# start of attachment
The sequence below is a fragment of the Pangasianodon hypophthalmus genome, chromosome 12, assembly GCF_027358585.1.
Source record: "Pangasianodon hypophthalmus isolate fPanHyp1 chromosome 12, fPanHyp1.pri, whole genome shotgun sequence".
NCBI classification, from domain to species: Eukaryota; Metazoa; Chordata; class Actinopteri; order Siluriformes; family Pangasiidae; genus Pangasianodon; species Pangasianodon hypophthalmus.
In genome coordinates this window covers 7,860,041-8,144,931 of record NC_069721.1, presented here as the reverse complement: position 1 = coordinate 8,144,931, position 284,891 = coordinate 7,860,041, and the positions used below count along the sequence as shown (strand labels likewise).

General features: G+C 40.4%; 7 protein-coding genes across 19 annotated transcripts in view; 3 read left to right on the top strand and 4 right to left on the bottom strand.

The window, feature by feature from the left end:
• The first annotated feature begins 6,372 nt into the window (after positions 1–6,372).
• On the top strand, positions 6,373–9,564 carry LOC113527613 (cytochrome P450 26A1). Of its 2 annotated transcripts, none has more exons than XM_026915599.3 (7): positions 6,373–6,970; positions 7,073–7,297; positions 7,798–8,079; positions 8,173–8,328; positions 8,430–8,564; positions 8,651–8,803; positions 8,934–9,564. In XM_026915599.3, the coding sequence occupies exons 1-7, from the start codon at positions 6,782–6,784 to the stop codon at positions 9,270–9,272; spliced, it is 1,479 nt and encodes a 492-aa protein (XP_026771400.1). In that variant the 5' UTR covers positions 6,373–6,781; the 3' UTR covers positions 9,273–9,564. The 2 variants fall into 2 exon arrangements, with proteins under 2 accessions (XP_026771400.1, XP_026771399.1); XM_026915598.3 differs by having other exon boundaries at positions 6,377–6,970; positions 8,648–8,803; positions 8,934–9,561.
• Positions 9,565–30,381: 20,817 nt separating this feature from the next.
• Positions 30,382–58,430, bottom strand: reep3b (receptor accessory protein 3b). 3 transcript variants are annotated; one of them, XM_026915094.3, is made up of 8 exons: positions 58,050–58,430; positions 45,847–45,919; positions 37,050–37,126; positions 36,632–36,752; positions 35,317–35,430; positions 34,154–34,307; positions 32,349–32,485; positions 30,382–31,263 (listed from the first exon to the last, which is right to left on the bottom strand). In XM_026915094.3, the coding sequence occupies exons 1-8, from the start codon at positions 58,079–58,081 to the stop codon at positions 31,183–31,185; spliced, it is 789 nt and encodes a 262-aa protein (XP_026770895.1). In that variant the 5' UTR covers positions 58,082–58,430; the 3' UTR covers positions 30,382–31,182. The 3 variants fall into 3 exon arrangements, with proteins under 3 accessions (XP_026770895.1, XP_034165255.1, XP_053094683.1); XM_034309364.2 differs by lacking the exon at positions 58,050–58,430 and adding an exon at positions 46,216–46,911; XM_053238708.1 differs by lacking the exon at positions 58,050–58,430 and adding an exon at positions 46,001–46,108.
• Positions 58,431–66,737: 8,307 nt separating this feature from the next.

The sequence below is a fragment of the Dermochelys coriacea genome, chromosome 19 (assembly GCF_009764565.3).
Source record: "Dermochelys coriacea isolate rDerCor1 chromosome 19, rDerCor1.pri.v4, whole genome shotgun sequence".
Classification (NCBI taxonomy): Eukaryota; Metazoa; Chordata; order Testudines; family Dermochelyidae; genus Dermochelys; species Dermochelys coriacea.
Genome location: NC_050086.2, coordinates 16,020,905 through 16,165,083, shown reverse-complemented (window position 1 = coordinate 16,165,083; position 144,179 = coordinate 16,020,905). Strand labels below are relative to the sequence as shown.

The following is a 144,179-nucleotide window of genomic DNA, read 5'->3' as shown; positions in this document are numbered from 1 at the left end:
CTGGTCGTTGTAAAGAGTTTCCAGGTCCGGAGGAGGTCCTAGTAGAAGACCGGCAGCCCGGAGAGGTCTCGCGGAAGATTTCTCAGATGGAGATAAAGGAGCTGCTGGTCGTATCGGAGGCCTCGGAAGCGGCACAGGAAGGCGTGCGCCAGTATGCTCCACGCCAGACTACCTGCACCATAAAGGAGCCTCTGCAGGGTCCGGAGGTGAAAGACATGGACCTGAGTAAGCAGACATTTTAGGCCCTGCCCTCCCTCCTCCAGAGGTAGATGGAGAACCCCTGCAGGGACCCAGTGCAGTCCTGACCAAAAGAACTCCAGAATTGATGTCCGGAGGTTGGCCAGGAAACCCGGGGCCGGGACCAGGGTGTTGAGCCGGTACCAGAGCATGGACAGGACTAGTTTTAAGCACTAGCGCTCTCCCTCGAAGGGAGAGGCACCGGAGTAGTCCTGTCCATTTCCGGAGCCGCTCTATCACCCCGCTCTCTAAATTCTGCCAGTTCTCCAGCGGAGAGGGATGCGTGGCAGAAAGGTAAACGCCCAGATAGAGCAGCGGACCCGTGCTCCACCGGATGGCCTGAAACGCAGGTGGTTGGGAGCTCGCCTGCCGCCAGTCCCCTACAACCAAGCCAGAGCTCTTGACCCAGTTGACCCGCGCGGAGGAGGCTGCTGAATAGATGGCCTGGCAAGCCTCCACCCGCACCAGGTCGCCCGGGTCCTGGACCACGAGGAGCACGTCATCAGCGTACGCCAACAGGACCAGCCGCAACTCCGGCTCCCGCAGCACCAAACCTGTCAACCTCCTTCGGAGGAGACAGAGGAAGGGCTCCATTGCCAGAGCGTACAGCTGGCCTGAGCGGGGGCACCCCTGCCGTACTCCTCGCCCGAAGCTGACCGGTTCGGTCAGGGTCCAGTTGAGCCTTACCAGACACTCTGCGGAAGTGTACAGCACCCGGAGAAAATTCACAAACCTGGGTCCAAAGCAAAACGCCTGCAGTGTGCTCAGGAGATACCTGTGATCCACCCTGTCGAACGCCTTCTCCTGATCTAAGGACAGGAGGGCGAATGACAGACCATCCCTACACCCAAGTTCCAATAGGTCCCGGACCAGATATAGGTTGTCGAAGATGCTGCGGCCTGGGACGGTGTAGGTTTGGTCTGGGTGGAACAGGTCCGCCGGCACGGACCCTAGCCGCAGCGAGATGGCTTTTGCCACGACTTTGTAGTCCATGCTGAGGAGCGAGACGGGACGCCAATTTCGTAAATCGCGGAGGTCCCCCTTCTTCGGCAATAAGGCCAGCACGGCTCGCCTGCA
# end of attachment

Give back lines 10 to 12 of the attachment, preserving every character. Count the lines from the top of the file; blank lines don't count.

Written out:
• Positions 30,382–58,430, bottom strand: reep3b (receptor accessory protein 3b). 3 transcript variants are annotated; one of them, XM_026915094.3, is made up of 8 exons: positions 58,050–58,430; positions 45,847–45,919; positions 37,050–37,126; positions 36,632–36,752; positions 35,317–35,430; positions 34,154–34,307; positions 32,349–32,485; positions 30,382–31,263 (listed from the first exon to the last, which is right to left on the bottom strand). In XM_026915094.3, the coding sequence occupies exons 1-8, from the start codon at positions 58,079–58,081 to the stop codon at positions 31,183–31,185; spliced, it is 789 nt and encodes a 262-aa protein (XP_026770895.1). In that variant the 5' UTR covers positions 58,082–58,430; the 3' UTR covers positions 30,382–31,182. The 3 variants fall into 3 exon arrangements, with proteins under 3 accessions (XP_026770895.1, XP_034165255.1, XP_053094683.1); XM_034309364.2 differs by lacking the exon at positions 58,050–58,430 and adding an exon at positions 46,216–46,911; XM_053238708.1 differs by lacking the exon at positions 58,050–58,430 and adding an exon at positions 46,001–46,108.
• Positions 58,431–66,737: 8,307 nt separating this feature from the next.

The sequence below is a fragment of the Dermochelys coriacea genome, chromosome 19 (assembly GCF_009764565.3).